There’s no better hot-weather meal than cold Japanese noodles, and Saburi works a delicious variation on the theme. Its hiyashi chuka–thin wheat noodles in soy-flavored broth, topped with egg, sliced chicken, shiitake, pickled ginger, cucumber, and lettuce–is a refreshing dish that nails the subtle flavors of the Japanese-Chinese fusion cuisine called wafu-chuka, reports sunnydesu. Also recommended: unagi ishiyaki don (broiled eel on rice), tender inside, sweet and smoky outside, and served hot and sizzling in a stone pot.

Rai Rai Ken, whose ramen gets mixed marks, offers decent cold noodle specials in summer. kenito799 recommends tasty (if inauthentic) cold ramen with chicken, seaweed, apples, sun-dried tomatoes, spinach, and ginger.

In Midtown, ramen specialist Sapporo unloads an “everything-but-the-kitchen-sink” take on hiyashi chuka, says Spoony Bard: cold noodles in dark, sweet broth, topped with beef, chicken, fake crab, egg, red pickled ginger, cucumber, mushroom, seaweed, tomato, and corn. Not bad, but it may overwhelm those of more austere taste.

A relatively restrained version can be had at Menchanko-Tei, which makes more elegant broth and limits its toppings to egg, chicken, cucumber, mushroom, and seaweed. Other cold noodle treatments here include tsuke men (with pork, vegetables, and a dipping sauce) and sesame-peanut sauce with chicken.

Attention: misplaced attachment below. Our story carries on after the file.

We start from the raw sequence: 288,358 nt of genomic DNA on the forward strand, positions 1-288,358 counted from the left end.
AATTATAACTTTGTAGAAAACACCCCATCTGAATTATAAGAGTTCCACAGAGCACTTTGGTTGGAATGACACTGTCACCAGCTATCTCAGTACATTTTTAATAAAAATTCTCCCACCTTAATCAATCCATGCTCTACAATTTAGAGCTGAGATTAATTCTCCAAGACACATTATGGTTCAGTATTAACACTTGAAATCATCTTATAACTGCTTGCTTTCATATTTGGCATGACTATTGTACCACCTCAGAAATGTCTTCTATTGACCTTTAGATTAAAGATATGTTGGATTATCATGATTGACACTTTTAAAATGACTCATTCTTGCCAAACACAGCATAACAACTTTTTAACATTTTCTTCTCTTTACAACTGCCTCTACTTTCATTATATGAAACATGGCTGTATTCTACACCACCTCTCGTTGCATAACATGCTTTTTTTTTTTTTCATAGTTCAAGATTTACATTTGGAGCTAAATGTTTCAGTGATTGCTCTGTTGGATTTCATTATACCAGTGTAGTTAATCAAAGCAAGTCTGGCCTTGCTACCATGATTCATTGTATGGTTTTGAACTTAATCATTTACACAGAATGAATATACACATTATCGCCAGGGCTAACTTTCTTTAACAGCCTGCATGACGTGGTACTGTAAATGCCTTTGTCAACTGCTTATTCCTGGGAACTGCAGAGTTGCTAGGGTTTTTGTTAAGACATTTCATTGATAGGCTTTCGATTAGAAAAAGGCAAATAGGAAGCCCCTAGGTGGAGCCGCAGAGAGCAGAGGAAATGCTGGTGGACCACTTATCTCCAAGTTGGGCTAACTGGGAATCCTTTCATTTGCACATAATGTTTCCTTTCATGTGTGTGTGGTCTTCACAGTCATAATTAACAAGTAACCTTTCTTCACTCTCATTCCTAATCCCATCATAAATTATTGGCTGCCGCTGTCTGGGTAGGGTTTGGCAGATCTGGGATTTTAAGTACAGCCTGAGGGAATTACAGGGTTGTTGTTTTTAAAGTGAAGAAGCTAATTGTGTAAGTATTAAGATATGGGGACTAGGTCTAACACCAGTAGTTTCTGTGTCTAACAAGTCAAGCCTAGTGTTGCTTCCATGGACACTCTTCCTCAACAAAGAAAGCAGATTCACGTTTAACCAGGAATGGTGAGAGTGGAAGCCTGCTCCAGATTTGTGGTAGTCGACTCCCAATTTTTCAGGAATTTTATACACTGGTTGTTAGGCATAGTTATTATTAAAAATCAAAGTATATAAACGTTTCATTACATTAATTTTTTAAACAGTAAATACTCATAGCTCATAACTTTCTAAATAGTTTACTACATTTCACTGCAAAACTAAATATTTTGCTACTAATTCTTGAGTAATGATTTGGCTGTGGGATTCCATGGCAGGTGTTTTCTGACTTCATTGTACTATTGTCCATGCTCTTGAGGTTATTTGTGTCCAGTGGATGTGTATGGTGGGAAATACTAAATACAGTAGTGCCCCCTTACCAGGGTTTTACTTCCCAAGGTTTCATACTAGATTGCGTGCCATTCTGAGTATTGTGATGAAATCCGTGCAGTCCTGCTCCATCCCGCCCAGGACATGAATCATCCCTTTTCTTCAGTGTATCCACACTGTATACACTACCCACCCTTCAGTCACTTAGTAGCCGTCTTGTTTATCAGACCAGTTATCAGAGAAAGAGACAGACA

For fans of buckwheat noodles, East Village favorite SobaKoh serves cold soba several ways–a terrific recent special paired the delicate handmade noodles with uni and salmon roe.

And in Soho, cold (or hot) soba remains a dependable specialty at Tokyo-based Honmura-An. “Pure serenity,” sighs guttergourmet. “Highly recommended to escape the heat wave.”

Saburi Restaurant [Murray Hill]
168 Lexington Ave., between E. 30th and 31st Sts., Manhattan
212-481-7766
Map

Rai Rai Ken [East Village]
214 E. 10th St., between 1st and 2nd Aves., Manhattan
212-477-7030
Map